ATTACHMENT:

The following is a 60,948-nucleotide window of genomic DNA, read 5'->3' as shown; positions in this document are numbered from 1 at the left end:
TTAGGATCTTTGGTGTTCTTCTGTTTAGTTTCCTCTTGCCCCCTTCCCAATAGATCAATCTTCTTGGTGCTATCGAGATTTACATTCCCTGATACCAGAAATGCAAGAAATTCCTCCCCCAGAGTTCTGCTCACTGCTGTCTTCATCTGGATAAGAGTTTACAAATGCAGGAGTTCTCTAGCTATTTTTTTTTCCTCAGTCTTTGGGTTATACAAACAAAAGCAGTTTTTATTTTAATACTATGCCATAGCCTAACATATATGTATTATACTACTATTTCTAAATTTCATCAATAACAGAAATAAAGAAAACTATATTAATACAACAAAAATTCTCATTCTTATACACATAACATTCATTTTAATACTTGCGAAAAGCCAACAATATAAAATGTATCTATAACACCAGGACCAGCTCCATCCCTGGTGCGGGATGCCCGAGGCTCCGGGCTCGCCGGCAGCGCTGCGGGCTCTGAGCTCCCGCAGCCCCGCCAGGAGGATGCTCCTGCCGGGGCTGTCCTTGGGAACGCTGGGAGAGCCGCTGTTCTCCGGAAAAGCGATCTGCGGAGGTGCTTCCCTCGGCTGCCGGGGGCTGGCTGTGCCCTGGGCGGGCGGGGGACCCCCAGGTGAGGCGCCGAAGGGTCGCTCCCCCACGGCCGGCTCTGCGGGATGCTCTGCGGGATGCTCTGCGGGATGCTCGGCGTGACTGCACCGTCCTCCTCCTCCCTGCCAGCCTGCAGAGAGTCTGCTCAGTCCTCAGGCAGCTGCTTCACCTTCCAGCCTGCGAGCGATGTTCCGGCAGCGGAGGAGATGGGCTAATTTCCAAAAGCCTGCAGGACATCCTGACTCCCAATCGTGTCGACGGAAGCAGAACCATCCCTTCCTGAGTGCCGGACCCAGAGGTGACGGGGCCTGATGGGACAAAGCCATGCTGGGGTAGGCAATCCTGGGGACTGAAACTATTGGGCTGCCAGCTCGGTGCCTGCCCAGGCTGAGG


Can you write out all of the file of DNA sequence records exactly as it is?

The following is a 60,948-nucleotide window of genomic DNA, read 5'->3' as shown; positions in this document are numbered from 1 at the left end:
TTAGGATCTTTGGTGTTCTTCTGTTTAGTTTCCTCTTGCCCCCTTCCCAATAGATCAATCTTCTTGGTGCTATCGAGATTTACATTCCCTGATACCAGAAATGCAAGAAATTCCTCCCCCAGAGTTCTGCTCACTGCTGTCTTCATCTGGATAAGAGTTTACAAATGCAGGAGTTCTCTAGCTATTTTTTTTTCCTCAGTCTTTGGGTTATACAAACAAAAGCAGTTTTTATTTTAATACTATGCCATAGCCTAACATATATGTATTATACTACTATTTCTAAATTTCATCAATAACAGAAATAAAGAAAACTATATTAATACAACAAAAATTCTCATTCTTATACACATAACATTCATTTTAATACTTGCGAAAAGCCAACAATATAAAATGTATCTATAACACCAGGACCAGCTCCATCCCTGGTGCGGGATGCCCGAGGCTCCGGGCTCGCCGGCAGCGCTGCGGGCTCTGAGCTCCCGCAGCCCCGCCAGGAGGATGCTCCTGCCGGGGCTGTCCTTGGGAACGCTGGGAGAGCCGCTGTTCTCCGGAAAAGCGATCTGCGGAGGTGCTTCCCTCGGCTGCCGGGGGCTGGCTGTGCCCTGGGCGGGCGGGGGACCCCCAGGTGAGGCGCCGAAGGGTCGCTCCCCCACGGCCGGCTCTGCGGGATGCTCTGCGGGATGCTCTGCGGGATGCTCGGCGTGACTGCACCGTCCTCCTCCTCCCTGCCAGCCTGCAGAGAGTCTGCTCAGTCCTCAGGCAGCTGCTTCACCTTCCAGCCTGCGAGCGATGTTCCGGCAGCGGAGGAGATGGGCTAATTTCCAAAAGCCTGCAGGACATCCTGACTCCCAATCGTGTCGACGGAAGCAGAACCATCCCTTCCTGAGTGCCGGACCCAGAGGTGACGGGGCCTGATGGGACAAAGCCATGCTGGGGTAGGCAATCCTGGGGACTGAAACTATTGGGCTGCCAGCTCGGTGCCTGCCCAGGCTGAGG